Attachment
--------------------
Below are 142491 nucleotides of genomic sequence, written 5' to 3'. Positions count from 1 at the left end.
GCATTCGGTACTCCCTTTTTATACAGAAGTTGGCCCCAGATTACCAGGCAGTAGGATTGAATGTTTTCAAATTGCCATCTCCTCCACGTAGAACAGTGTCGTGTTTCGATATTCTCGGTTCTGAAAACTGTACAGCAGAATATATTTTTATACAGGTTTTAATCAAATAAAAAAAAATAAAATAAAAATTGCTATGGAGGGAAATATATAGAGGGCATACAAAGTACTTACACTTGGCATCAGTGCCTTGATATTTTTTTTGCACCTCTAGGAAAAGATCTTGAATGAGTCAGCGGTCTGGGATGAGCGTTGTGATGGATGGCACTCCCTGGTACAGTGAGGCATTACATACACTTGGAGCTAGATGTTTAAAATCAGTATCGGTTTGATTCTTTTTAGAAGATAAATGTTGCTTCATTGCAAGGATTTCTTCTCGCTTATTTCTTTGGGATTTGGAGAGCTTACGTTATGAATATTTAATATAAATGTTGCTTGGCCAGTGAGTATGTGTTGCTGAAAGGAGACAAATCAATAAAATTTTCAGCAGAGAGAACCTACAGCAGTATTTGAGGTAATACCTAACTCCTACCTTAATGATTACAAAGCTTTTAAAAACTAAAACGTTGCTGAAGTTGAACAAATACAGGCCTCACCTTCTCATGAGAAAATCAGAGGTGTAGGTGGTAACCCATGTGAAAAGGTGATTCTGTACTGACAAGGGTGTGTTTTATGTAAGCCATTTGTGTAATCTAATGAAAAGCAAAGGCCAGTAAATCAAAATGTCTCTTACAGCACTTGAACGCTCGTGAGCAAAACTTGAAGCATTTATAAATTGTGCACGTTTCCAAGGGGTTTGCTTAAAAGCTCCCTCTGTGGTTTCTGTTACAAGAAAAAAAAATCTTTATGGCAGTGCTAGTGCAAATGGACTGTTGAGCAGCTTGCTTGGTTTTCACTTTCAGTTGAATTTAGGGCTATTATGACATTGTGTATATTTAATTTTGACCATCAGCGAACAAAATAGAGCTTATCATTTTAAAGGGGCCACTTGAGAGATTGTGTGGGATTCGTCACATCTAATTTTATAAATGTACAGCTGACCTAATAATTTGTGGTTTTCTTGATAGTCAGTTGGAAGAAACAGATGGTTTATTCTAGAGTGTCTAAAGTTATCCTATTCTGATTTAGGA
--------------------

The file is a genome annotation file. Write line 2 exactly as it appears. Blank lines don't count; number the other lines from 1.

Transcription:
GCATTCGGTACTCCCTTTTTATACAGAAGTTGGCCCCAGATTACCAGGCAGTAGGATTGAATGTTTTCAAATTGCCATCTCCTCCACGTAGAACAGTGTCGTGTTTCGATATTCTCGGTTCTGAAAACTGTACAGCAGAATATATTTTTATACAGGTTTTAATCAAATAAAAAAAAATAAAATAAAAATTGCTATGGAGGGAAATATATAGAGGGCATACAAAGTACTTACACTTGGCATCAGTGCCTTGATATTTTTTTTGCACCTCTAGGAAAAGATCTTGAATGAGTCAGCGGTCTGGGATGAGCGTTGTGATGGATGGCACTCCCTGGTACAGTGAGGCATTACATACACTTGGAGCTAGATGTTTAAAATCAGTATCGGTTTGATTCTTTTTAGAAGATAAATGTTGCTTCATTGCAAGGATTTCTTCTCGCTTATTTCTTTGGGATTTGGAGAGCTTACGTTATGAATATTTAATATAAATGTTGCTTGGCCAGTGAGTATGTGTTGCTGAAAGGAGACAAATCAATAAAATTTTCAGCAGAGAGAACCTACAGCAGTATTTGAGGTAATACCTAACTCCTACCTTAATGATTACAAAGCTTTTAAAAACTAAAACGTTGCTGAAGTTGAACAAATACAGGCCTCACCTTCTCATGAGAAAATCAGAGGTGTAGGTGGTAACCCATGTGAAAAGGTGATTCTGTACTGACAAGGGTGTGTTTTATGTAAGCCATTTGTGTAATCTAATGAAAAGCAAAGGCCAGTAAATCAAAATGTCTCTTACAGCACTTGAACGCTCGTGAGCAAAACTTGAAGCATTTATAAATTGTGCACGTTTCCAAGGGGTTTGCTTAAAAGCTCCCTCTGTGGTTTCTGTTACAAGAAAAAAAAATCTTTATGGCAGTGCTAGTGCAAATGGACTGTTGAGCAGCTTGCTTGGTTTTCACTTTCAGTTGAATTTAGGGCTATTATGACATTGTGTATATTTAATTTTGACCATCAGCGAACAAAATAGAGCTTATCATTTTAAAGGGGCCACTTGAGAGATTGTGTGGGATTCGTCACATCTAATTTTATAAATGTACAGCTGACCTAATAATTTGTGGTTTTCTTGATAGTCAGTTGGAAGAAACAGATGGTTTATTCTAGAGTGTCTAAAGTTATCCTATTCTGATTTAGGA